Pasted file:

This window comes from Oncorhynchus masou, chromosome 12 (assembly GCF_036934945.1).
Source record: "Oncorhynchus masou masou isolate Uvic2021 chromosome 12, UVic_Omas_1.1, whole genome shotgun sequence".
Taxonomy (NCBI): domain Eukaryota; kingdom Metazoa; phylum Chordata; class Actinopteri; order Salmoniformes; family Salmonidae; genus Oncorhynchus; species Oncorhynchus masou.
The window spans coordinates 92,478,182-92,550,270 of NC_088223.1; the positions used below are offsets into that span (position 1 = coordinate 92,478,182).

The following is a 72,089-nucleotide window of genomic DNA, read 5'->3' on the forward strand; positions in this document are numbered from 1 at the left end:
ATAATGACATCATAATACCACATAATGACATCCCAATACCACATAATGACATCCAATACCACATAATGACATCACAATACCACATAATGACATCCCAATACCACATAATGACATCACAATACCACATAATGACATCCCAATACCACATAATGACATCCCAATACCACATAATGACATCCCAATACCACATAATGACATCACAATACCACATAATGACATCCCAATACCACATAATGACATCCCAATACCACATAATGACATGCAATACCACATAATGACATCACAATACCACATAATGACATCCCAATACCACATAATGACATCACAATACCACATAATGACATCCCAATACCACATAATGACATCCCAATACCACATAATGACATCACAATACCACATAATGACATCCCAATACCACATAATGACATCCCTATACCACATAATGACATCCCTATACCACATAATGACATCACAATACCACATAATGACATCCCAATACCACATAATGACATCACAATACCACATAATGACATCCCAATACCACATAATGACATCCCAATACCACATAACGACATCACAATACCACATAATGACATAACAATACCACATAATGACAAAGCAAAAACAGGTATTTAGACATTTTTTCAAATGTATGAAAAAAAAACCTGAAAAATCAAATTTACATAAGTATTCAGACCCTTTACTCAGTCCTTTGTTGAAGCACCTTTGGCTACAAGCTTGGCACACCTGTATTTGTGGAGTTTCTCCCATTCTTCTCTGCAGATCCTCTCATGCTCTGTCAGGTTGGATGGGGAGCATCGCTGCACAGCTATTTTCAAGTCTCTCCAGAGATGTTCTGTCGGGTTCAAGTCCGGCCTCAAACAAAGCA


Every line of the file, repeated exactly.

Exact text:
This window comes from Oncorhynchus masou, chromosome 12 (assembly GCF_036934945.1).
Source record: "Oncorhynchus masou masou isolate Uvic2021 chromosome 12, UVic_Omas_1.1, whole genome shotgun sequence".
Taxonomy (NCBI): domain Eukaryota; kingdom Metazoa; phylum Chordata; class Actinopteri; order Salmoniformes; family Salmonidae; genus Oncorhynchus; species Oncorhynchus masou.
The window spans coordinates 92,478,182-92,550,270 of NC_088223.1; the positions used below are offsets into that span (position 1 = coordinate 92,478,182).

The following is a 72,089-nucleotide window of genomic DNA, read 5'->3' on the forward strand; positions in this document are numbered from 1 at the left end:
ATAATGACATCATAATACCACATAATGACATCCCAATACCACATAATGACATCCAATACCACATAATGACATCACAATACCACATAATGACATCCCAATACCACATAATGACATCACAATACCACATAATGACATCCCAATACCACATAATGACATCCCAATACCACATAATGACATCCCAATACCACATAATGACATCACAATACCACATAATGACATCCCAATACCACATAATGACATCCCAATACCACATAATGACATGCAATACCACATAATGACATCACAATACCACATAATGACATCCCAATACCACATAATGACATCACAATACCACATAATGACATCCCAATACCACATAATGACATCCCAATACCACATAATGACATCACAATACCACATAATGACATCCCAATACCACATAATGACATCCCTATACCACATAATGACATCCCTATACCACATAATGACATCACAATACCACATAATGACATCCCAATACCACATAATGACATCACAATACCACATAATGACATCCCAATACCACATAATGACATCCCAATACCACATAACGACATCACAATACCACATAATGACATAACAATACCACATAATGACAAAGCAAAAACAGGTATTTAGACATTTTTTCAAATGTATGAAAAAAAAACCTGAAAAATCAAATTTACATAAGTATTCAGACCCTTTACTCAGTCCTTTGTTGAAGCACCTTTGGCTACAAGCTTGGCACACCTGTATTTGTGGAGTTTCTCCCATTCTTCTCTGCAGATCCTCTCATGCTCTGTCAGGTTGGATGGGGAGCATCGCTGCACAGCTATTTTCAAGTCTCTCCAGAGATGTTCTGTCGGGTTCAAGTCCGGCCTCAAACAAAGCA